At what point is a job change worthwhile to you?

Changing jobs can be quite a hassle. At what point is that inconvenience worthwhile to you? A 5% salary increase? 10%? When the firm owners become utterly detached from reality in their expectations of responsibility and wage growth? At what point is a decrease in salary acceptable? Does loyalty to your employer affect this decision? Why or why not?

Be specific. This is research for… a friend.

I dont think I have a set in stone answer, it depends on a number of things. How much more is the new job, how much do i hate my current job, what will the change in work/life balance be, do I enjoy my current coworkers (will i enjoy this new places more), what are future job prospects at this new place.

You should rarely give you new employer a break, since the pension disappeared employers dont care about you and you need to be ready to hop on a better opportunity. Sadly you are worth more to a new employer than you usually are to your current employers. I am currently interviewing for a position that would increase my base by about 20%, not sure what all in would be. Still early in the process an I would need to get a better feel for the role and the team I would be working with before I could decide if it is worth it for me to jump, or if I should just use the interview as leverage for a raise.

I don’t agree to talk unless the bump will be at least 15%.

you straight up tell HR you want at least 15% before even interviewing?

I’m guessing Higgy is referring to people in his network that approach him.

My number is 25%. The phone number I use on my CV is my 2nd phone and I mention in my voicemail to only leave a message if X + 25% is in your compensation range.


When I first started out of college a competitor was poaching, offering 20% increases to people who had only been working at the company for 1 month. 20% wasn’t really enough then.

thanks bud!!!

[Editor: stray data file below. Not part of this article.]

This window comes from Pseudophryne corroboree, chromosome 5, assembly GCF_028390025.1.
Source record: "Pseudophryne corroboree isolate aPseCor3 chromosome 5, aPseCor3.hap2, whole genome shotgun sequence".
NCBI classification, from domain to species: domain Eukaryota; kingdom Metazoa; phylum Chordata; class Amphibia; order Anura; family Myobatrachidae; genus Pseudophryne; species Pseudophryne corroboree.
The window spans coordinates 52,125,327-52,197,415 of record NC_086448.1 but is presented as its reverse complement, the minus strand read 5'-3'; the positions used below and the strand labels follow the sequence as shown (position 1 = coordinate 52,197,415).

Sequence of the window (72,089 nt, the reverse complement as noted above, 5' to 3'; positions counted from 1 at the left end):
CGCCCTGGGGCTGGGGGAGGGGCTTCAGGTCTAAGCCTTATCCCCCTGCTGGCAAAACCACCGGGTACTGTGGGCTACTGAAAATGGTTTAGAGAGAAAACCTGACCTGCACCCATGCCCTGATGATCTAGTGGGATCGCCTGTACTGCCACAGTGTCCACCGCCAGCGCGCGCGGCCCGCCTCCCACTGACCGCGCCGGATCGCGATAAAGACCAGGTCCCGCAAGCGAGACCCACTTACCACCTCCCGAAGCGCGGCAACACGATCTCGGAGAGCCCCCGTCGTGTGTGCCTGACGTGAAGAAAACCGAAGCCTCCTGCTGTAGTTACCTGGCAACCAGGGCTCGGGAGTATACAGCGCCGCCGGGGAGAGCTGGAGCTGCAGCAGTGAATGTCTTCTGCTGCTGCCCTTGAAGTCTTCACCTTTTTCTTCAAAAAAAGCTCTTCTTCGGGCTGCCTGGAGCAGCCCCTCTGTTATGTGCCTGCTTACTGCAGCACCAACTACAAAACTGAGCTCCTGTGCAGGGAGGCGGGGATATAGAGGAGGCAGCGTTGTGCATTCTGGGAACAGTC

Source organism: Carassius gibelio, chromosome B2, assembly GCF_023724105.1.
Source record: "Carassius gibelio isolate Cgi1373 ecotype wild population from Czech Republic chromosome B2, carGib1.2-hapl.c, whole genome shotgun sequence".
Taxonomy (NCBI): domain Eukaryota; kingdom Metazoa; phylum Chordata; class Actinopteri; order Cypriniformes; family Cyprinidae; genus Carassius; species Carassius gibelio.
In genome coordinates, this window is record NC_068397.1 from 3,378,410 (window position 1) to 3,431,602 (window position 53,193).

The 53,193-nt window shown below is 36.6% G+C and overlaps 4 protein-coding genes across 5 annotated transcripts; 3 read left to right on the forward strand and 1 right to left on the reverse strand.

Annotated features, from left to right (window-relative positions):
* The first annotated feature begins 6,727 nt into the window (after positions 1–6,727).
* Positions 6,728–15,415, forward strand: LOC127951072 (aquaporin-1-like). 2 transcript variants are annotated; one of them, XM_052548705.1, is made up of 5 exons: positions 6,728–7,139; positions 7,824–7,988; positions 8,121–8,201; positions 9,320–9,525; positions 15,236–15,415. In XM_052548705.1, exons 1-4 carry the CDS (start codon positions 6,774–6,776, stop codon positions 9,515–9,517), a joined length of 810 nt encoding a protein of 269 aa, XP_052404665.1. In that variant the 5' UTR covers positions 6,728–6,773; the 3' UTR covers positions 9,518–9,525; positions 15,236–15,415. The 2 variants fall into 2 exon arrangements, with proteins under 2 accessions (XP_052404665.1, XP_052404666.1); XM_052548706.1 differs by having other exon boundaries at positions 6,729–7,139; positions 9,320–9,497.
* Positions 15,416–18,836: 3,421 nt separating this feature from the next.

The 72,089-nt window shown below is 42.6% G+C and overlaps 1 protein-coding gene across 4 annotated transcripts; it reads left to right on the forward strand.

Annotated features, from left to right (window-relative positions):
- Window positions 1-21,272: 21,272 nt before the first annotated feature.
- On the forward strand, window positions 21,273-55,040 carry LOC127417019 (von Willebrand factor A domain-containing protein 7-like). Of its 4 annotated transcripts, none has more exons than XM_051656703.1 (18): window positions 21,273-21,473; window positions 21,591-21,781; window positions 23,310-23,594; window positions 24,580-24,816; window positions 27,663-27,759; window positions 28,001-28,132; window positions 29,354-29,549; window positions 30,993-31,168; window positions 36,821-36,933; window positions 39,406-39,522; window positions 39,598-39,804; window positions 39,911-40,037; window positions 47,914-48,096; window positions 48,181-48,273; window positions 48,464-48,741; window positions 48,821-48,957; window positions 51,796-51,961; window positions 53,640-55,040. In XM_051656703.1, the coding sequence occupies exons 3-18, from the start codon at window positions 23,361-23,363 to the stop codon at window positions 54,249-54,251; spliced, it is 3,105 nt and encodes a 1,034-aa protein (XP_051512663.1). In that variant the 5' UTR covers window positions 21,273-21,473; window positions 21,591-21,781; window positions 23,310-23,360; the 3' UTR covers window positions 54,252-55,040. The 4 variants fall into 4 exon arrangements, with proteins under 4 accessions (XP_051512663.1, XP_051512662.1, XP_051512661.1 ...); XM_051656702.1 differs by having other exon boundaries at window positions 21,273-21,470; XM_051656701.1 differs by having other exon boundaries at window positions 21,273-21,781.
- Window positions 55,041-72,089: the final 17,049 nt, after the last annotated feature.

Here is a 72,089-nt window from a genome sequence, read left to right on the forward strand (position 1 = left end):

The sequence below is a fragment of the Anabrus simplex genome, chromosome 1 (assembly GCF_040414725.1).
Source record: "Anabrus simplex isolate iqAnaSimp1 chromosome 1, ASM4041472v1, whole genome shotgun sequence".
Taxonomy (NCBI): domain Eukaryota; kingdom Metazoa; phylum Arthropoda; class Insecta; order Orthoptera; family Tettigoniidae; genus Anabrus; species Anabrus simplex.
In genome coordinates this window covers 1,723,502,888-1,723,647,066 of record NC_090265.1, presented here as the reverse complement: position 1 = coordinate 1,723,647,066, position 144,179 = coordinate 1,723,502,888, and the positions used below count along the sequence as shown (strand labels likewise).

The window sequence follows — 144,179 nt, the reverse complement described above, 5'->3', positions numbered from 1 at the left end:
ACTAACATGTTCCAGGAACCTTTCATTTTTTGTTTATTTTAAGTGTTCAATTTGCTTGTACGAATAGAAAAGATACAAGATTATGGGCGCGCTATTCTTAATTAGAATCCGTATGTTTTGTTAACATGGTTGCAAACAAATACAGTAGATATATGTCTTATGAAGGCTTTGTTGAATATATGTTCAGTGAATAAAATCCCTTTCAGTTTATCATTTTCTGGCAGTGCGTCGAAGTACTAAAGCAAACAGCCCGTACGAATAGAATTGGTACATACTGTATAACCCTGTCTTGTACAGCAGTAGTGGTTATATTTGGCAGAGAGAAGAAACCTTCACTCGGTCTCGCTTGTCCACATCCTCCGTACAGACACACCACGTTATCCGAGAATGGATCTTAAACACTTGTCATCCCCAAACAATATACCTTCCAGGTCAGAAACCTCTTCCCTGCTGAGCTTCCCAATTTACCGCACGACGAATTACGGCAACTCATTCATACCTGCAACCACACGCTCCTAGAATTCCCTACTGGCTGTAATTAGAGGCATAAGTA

in my experience, there’s no clear cut answer. In fact, I took a 12% pay cut to take my last job, because it offered additional training that was specific to what I wanted to do, plus it offered a partner track to an already-built book of business. Add in the ample vacation time and the 4.5 day work weeks and it was a done deal.

Then reality set in. “Additional training” really meant “mopping up sht that nobody else wants to do”, “partner track” means that you’re getting paid sht wages until you make partner, and 4.5 day work week meant 4.5 days at 12 hours per day.

Altogether, I would see what it offers in terms of work-life balance, guaranteed money, potential money, and the opportunity to do things your way. Just be careful that you don’t fall for the bait-and-switch like I did

Yeah I think that is the best way. To be clear upfront.

15% is nothing.

^i would never ever start off an interview with “I want $X or else.” If I were the boss and somebody said that, the interview would be over immediately, regardless of how qualified they were.

Yeah I mean you can’t open an interview discussion like that - that’s silly. But, if you’re applying to 1000 positions I think it is a good approach to filter and get on the same page as to expectations, but to each his own.

But there would never be an interview, because you wouldn’t show up if it hadn’t previously been established they could pay your rate. I think it’s polite to not waste people’s time.

To be fair, when my last boss offered me a 12% pay cut to come work for him, I almost responded, “Get back with me when you have a REAL offer.” I didn’t, because I thought he would compensate in other ways. I was wrong.

Couple months ago, headhunter calls me up and tells me about a similar position at a much larger firm. I said sure, I know some people who might be interested and he’s like no, I want to see if you would be interested. I was like no, I’m happy where I am, get paid well, and have a lot of investment discretion. The headhunter goes is there a price that would get you to leave and I was like sure, but it would be an unreasonable amount of money that I’m probably not worth. So the headhunter goes they would be willing to pay you 2-3x what you’re making now. I was like yup, that’s the unreasonable amount I was looking for. To be continued…

^If it sounds too good to be true, it probably is.

Op what do you do?

headhunters are different than company recruiters/HR…the first question to an external recruiter should always be whats the pay?

You are in a pi$$y mood today. It’s just a football game Greenie.

The real BSD here.

You ever watched COPS?

Exactly this.

I have done this with HR too when scouted directly from the hiring bank.

‘what is the comp?’ is the first question you should ask. If it 20%+ then we can begin the conversations, otherwise everyone is just wasting their time. For me personally, it would have to 50% to make me jump ship … i like where I work too much